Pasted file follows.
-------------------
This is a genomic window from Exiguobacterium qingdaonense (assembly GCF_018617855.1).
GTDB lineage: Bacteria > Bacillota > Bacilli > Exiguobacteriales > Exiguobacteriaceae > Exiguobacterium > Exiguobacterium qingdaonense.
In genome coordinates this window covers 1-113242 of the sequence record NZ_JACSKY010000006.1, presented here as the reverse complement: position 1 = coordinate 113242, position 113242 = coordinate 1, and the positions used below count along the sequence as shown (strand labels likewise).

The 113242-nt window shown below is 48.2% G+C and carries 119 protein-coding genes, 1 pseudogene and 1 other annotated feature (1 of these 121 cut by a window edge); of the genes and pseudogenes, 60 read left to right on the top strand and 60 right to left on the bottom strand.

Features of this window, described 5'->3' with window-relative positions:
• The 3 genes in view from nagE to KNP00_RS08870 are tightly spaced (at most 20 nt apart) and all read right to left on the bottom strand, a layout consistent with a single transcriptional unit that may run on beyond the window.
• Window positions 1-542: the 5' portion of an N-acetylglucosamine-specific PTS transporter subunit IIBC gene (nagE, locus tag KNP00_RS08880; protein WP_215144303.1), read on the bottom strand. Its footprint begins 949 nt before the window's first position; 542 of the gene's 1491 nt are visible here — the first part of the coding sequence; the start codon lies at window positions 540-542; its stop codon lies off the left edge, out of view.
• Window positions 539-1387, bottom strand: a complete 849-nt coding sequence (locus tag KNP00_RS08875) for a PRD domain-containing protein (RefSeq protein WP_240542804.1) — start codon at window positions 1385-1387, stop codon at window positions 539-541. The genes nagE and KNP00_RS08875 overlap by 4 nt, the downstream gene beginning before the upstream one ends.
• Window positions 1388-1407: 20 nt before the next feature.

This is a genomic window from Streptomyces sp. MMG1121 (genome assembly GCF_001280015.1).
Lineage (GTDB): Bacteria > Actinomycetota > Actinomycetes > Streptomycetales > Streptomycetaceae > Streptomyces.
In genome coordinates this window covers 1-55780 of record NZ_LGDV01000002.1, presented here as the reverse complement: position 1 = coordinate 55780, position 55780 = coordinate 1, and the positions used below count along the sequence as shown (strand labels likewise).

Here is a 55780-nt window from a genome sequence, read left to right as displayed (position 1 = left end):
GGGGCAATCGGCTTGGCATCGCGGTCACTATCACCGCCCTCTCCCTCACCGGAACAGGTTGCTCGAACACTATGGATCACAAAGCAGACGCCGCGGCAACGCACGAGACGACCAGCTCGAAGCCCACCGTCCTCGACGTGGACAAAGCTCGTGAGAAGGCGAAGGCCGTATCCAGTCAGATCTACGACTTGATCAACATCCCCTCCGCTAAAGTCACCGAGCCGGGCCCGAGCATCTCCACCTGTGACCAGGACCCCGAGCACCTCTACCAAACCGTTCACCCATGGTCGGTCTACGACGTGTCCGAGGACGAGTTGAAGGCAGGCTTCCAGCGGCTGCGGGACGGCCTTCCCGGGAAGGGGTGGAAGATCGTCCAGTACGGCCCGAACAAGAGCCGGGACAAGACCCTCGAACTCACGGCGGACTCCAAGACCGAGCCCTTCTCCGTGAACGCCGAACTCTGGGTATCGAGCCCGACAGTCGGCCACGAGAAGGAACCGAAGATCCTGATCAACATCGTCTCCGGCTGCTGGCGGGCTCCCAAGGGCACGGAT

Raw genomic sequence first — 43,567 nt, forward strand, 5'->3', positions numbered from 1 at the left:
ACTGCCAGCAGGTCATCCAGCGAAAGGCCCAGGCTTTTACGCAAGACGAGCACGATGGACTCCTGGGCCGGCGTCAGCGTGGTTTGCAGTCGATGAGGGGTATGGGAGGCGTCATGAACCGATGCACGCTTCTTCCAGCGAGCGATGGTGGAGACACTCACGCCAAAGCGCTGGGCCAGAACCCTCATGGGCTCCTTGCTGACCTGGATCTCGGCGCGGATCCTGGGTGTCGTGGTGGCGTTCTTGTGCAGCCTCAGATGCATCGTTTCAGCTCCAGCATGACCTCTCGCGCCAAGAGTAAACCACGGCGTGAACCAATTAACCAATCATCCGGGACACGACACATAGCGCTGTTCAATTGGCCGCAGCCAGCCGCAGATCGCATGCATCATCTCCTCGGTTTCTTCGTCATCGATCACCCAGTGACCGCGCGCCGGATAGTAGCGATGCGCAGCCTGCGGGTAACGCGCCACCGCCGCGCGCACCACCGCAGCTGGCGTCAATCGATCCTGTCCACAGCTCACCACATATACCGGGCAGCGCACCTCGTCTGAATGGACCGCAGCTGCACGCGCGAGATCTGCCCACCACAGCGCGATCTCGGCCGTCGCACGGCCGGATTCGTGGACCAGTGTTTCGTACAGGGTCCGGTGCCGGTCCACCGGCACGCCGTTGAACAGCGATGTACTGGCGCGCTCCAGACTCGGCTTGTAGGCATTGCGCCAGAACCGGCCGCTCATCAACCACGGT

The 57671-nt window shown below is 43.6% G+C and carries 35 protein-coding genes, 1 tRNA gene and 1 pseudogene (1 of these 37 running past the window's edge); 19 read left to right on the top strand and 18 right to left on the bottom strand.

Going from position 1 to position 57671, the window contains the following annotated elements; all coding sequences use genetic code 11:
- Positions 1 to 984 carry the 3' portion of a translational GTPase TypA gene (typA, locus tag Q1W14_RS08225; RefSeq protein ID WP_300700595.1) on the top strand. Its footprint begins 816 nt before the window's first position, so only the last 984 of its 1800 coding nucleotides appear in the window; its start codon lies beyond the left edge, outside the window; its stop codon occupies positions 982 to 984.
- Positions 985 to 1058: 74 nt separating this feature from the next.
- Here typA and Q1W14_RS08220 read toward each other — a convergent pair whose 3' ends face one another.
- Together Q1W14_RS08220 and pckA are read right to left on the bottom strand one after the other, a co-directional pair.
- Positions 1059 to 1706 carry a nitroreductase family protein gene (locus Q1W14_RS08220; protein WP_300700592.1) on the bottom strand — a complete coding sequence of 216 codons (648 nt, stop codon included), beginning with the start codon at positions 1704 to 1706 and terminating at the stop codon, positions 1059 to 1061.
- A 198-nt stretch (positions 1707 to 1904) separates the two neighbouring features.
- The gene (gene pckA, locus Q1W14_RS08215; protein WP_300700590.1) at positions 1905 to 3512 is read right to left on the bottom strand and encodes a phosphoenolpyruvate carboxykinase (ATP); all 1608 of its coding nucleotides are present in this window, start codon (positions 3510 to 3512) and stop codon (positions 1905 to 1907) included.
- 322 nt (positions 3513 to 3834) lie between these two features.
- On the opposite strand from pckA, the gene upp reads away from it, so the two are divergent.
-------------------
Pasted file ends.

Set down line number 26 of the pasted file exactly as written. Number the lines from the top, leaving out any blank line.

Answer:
- 322 nt (positions 3513 to 3834) lie between these two features.